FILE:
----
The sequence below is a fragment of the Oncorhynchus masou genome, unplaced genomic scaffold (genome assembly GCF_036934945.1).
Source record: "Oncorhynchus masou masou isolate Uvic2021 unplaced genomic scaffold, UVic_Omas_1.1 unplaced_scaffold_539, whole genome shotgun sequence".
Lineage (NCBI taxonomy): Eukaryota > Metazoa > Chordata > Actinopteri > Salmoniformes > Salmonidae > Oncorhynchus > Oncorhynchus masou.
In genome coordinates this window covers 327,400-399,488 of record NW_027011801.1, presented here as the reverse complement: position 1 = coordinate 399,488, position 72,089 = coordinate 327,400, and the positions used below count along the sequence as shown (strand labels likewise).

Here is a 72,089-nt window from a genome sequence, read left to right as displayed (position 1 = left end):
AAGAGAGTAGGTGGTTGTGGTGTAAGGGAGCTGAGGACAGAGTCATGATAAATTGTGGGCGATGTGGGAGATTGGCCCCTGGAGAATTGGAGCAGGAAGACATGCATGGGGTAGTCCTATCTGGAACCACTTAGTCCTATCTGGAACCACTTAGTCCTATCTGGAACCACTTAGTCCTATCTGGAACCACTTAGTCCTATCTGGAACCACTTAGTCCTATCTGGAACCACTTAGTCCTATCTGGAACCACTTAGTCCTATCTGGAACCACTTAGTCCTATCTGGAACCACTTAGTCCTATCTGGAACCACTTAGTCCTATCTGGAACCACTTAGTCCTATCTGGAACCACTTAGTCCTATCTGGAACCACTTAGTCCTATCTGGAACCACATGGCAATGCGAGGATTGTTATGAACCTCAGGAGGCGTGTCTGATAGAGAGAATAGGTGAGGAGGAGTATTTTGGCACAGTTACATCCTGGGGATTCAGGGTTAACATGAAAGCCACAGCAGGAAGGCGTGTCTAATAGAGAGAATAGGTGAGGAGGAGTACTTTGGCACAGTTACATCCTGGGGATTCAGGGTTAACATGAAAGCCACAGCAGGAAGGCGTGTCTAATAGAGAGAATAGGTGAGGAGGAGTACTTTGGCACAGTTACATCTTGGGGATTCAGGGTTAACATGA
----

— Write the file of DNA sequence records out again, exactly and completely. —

The sequence below is a fragment of the Oncorhynchus masou genome, unplaced genomic scaffold (genome assembly GCF_036934945.1).
Source record: "Oncorhynchus masou masou isolate Uvic2021 unplaced genomic scaffold, UVic_Omas_1.1 unplaced_scaffold_539, whole genome shotgun sequence".
Lineage (NCBI taxonomy): Eukaryota > Metazoa > Chordata > Actinopteri > Salmoniformes > Salmonidae > Oncorhynchus > Oncorhynchus masou.
In genome coordinates this window covers 327,400-399,488 of record NW_027011801.1, presented here as the reverse complement: position 1 = coordinate 399,488, position 72,089 = coordinate 327,400, and the positions used below count along the sequence as shown (strand labels likewise).

Here is a 72,089-nt window from a genome sequence, read left to right as displayed (position 1 = left end):
AAGAGAGTAGGTGGTTGTGGTGTAAGGGAGCTGAGGACAGAGTCATGATAAATTGTGGGCGATGTGGGAGATTGGCCCCTGGAGAATTGGAGCAGGAAGACATGCATGGGGTAGTCCTATCTGGAACCACTTAGTCCTATCTGGAACCACTTAGTCCTATCTGGAACCACTTAGTCCTATCTGGAACCACTTAGTCCTATCTGGAACCACTTAGTCCTATCTGGAACCACTTAGTCCTATCTGGAACCACTTAGTCCTATCTGGAACCACTTAGTCCTATCTGGAACCACTTAGTCCTATCTGGAACCACTTAGTCCTATCTGGAACCACTTAGTCCTATCTGGAACCACTTAGTCCTATCTGGAACCACTTAGTCCTATCTGGAACCACATGGCAATGCGAGGATTGTTATGAACCTCAGGAGGCGTGTCTGATAGAGAGAATAGGTGAGGAGGAGTATTTTGGCACAGTTACATCCTGGGGATTCAGGGTTAACATGAAAGCCACAGCAGGAAGGCGTGTCTAATAGAGAGAATAGGTGAGGAGGAGTACTTTGGCACAGTTACATCCTGGGGATTCAGGGTTAACATGAAAGCCACAGCAGGAAGGCGTGTCTAATAGAGAGAATAGGTGAGGAGGAGTACTTTGGCACAGTTACATCTTGGGGATTCAGGGTTAACATGA